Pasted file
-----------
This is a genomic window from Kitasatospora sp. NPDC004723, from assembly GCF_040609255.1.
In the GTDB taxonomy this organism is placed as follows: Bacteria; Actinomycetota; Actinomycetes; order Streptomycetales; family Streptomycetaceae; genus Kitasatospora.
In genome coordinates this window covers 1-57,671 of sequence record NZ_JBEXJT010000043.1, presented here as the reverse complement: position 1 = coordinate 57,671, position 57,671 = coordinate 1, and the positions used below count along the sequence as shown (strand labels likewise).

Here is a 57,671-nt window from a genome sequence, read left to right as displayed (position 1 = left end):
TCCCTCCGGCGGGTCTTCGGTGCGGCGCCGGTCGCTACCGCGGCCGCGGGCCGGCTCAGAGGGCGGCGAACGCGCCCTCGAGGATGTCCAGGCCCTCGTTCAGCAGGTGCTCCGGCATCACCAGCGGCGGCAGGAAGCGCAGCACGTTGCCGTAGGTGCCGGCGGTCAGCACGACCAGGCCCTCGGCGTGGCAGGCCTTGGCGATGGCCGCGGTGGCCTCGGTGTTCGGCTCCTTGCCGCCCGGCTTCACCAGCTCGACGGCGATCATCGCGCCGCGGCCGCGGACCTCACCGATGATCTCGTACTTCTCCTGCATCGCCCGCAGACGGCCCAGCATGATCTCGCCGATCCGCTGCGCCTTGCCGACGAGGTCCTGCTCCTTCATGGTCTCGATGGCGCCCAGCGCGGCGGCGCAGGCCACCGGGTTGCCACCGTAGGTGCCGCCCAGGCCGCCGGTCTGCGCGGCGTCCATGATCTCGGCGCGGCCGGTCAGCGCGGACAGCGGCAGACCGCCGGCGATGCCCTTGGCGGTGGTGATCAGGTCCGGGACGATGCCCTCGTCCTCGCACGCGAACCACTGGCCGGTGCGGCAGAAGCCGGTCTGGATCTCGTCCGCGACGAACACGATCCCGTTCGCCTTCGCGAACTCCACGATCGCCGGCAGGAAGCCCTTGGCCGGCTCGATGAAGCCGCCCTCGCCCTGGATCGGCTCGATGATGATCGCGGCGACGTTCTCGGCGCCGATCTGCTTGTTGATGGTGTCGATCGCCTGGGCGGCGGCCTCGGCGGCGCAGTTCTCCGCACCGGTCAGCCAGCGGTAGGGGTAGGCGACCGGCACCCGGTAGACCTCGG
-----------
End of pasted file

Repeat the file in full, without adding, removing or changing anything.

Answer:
This is a genomic window from Kitasatospora sp. NPDC004723, from assembly GCF_040609255.1.
In the GTDB taxonomy this organism is placed as follows: Bacteria; Actinomycetota; Actinomycetes; order Streptomycetales; family Streptomycetaceae; genus Kitasatospora.
In genome coordinates this window covers 1-57,671 of sequence record NZ_JBEXJT010000043.1, presented here as the reverse complement: position 1 = coordinate 57,671, position 57,671 = coordinate 1, and the positions used below count along the sequence as shown (strand labels likewise).

Here is a 57,671-nt window from a genome sequence, read left to right as displayed (position 1 = left end):
TCCCTCCGGCGGGTCTTCGGTGCGGCGCCGGTCGCTACCGCGGCCGCGGGCCGGCTCAGAGGGCGGCGAACGCGCCCTCGAGGATGTCCAGGCCCTCGTTCAGCAGGTGCTCCGGCATCACCAGCGGCGGCAGGAAGCGCAGCACGTTGCCGTAGGTGCCGGCGGTCAGCACGACCAGGCCCTCGGCGTGGCAGGCCTTGGCGATGGCCGCGGTGGCCTCGGTGTTCGGCTCCTTGCCGCCCGGCTTCACCAGCTCGACGGCGATCATCGCGCCGCGGCCGCGGACCTCACCGATGATCTCGTACTTCTCCTGCATCGCCCGCAGACGGCCCAGCATGATCTCGCCGATCCGCTGCGCCTTGCCGACGAGGTCCTGCTCCTTCATGGTCTCGATGGCGCCCAGCGCGGCGGCGCAGGCCACCGGGTTGCCACCGTAGGTGCCGCCCAGGCCGCCGGTCTGCGCGGCGTCCATGATCTCGGCGCGGCCGGTCAGCGCGGACAGCGGCAGACCGCCGGCGATGCCCTTGGCGGTGGTGATCAGGTCCGGGACGATGCCCTCGTCCTCGCACGCGAACCACTGGCCGGTGCGGCAGAAGCCGGTCTGGATCTCGTCCGCGACGAACACGATCCCGTTCGCCTTCGCGAACTCCACGATCGCCGGCAGGAAGCCCTTGGCCGGCTCGATGAAGCCGCCCTCGCCCTGGATCGGCTCGATGATGATCGCGGCGACGTTCTCGGCGCCGATCTGCTTGTTGATGGTGTCGATCGCCTGGGCGGCGGCCTCGGCGGCGCAGTTCTCCGCACCGGTCAGCCAGCGGTAGGGGTAGGCGACCGGCACCCGGTAGACCTCGG